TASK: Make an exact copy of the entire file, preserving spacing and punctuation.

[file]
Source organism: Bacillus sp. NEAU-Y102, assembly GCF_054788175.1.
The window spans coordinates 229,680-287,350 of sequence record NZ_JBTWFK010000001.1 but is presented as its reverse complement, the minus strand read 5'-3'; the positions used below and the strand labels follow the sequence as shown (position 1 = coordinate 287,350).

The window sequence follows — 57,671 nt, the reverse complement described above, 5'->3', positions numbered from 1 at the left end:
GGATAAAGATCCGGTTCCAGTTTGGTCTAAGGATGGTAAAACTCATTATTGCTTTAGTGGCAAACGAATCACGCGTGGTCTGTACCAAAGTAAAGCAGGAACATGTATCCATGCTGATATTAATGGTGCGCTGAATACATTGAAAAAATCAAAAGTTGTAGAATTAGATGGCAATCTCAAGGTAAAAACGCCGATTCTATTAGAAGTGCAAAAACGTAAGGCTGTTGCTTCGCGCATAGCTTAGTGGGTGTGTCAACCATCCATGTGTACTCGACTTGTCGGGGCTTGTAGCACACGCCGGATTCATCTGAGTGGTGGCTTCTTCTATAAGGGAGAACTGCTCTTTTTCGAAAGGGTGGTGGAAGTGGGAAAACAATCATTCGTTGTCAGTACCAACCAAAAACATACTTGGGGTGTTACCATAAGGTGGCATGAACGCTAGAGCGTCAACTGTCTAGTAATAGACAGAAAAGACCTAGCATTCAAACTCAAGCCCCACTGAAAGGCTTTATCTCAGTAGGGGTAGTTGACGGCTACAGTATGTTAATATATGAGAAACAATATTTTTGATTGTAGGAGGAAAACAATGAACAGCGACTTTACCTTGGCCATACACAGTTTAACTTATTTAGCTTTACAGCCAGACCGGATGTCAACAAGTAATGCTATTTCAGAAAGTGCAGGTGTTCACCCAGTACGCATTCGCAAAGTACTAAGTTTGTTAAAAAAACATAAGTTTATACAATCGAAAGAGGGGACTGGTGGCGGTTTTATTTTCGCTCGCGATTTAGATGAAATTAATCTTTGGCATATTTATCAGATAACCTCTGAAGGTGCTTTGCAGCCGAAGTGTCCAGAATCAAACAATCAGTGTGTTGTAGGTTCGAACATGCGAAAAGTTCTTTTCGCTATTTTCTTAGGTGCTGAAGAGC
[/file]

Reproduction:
Source organism: Bacillus sp. NEAU-Y102, assembly GCF_054788175.1.
The window spans coordinates 229,680-287,350 of sequence record NZ_JBTWFK010000001.1 but is presented as its reverse complement, the minus strand read 5'-3'; the positions used below and the strand labels follow the sequence as shown (position 1 = coordinate 287,350).

The window sequence follows — 57,671 nt, the reverse complement described above, 5'->3', positions numbered from 1 at the left end:
GGATAAAGATCCGGTTCCAGTTTGGTCTAAGGATGGTAAAACTCATTATTGCTTTAGTGGCAAACGAATCACGCGTGGTCTGTACCAAAGTAAAGCAGGAACATGTATCCATGCTGATATTAATGGTGCGCTGAATACATTGAAAAAATCAAAAGTTGTAGAATTAGATGGCAATCTCAAGGTAAAAACGCCGATTCTATTAGAAGTGCAAAAACGTAAGGCTGTTGCTTCGCGCATAGCTTAGTGGGTGTGTCAACCATCCATGTGTACTCGACTTGTCGGGGCTTGTAGCACACGCCGGATTCATCTGAGTGGTGGCTTCTTCTATAAGGGAGAACTGCTCTTTTTCGAAAGGGTGGTGGAAGTGGGAAAACAATCATTCGTTGTCAGTACCAACCAAAAACATACTTGGGGTGTTACCATAAGGTGGCATGAACGCTAGAGCGTCAACTGTCTAGTAATAGACAGAAAAGACCTAGCATTCAAACTCAAGCCCCACTGAAAGGCTTTATCTCAGTAGGGGTAGTTGACGGCTACAGTATGTTAATATATGAGAAACAATATTTTTGATTGTAGGAGGAAAACAATGAACAGCGACTTTACCTTGGCCATACACAGTTTAACTTATTTAGCTTTACAGCCAGACCGGATGTCAACAAGTAATGCTATTTCAGAAAGTGCAGGTGTTCACCCAGTACGCATTCGCAAAGTACTAAGTTTGTTAAAAAAACATAAGTTTATACAATCGAAAGAGGGGACTGGTGGCGGTTTTATTTTCGCTCGCGATTTAGATGAAATTAATCTTTGGCATATTTATCAGATAACCTCTGAAGGTGCTTTGCAGCCGAAGTGTCCAGAATCAAACAATCAGTGTGTTGTAGGTTCGAACATGCGAAAAGTTCTTTTCGCTATTTTCTTAGGTGCTGAAGAGC